Q: What is the best thing I can do to control centipedegrass fungus effectively? This past summer was a nightmare. My lawn company tried to treat it with liquid fungicide and the fungus came right back. I got some granular fungicide and the grass survived through the summer. What can I do to avoid a repeat performance?
A: The key is to correctly identify the fungus and to be absolutely SURE the problem is caused by a fungus, not overwatering or mowing too high. In my experience, centipedegrass rarely needs irrigation and it is often mowed higher than the recommended one and one-half inches. Either of these can cause centipede decline.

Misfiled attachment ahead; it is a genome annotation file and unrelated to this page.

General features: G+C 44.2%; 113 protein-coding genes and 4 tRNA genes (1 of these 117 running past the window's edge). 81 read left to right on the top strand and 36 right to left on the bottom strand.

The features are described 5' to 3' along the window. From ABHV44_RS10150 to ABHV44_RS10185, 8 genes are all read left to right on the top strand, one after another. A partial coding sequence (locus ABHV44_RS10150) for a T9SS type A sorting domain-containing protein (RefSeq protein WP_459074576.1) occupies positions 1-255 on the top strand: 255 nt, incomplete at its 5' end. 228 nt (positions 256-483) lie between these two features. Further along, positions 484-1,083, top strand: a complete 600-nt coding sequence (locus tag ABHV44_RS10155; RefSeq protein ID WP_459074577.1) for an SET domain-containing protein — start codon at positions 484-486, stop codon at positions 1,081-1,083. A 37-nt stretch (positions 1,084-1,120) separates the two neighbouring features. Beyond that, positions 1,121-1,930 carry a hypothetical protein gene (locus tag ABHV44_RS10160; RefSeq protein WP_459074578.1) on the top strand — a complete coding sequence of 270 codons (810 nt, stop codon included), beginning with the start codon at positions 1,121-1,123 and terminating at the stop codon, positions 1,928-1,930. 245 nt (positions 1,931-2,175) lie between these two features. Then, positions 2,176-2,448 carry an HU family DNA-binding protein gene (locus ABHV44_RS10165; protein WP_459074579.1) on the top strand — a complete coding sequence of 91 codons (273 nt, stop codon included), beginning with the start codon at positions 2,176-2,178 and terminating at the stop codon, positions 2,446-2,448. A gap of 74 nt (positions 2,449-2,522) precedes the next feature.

Lawn fungicides are not equal; some chemicals control some diseases and some products control others. If your company mis diagnosed your problem (do any of the employees have a plant pathology background?) that could explain why their treatment failed.
I can sometimes identify fungal problems by their described symptoms. Occasionally, though, symptoms are confused with problems caused by environmental conditions that no amount of fungicide can fix.
Your best bet is to closely follow the centipedegrass maintenance instructions at the University of Georgia’s Centipede Lawn page. Wait until the first disease symptoms occur next year, then take a sample to your local Extension office ((404) 897-6261) to be sent to the UGA plant pathology lab.
I know this seems like a lot of trouble, but if you want to get to the bottom of the situation, it’s the course you have to follow.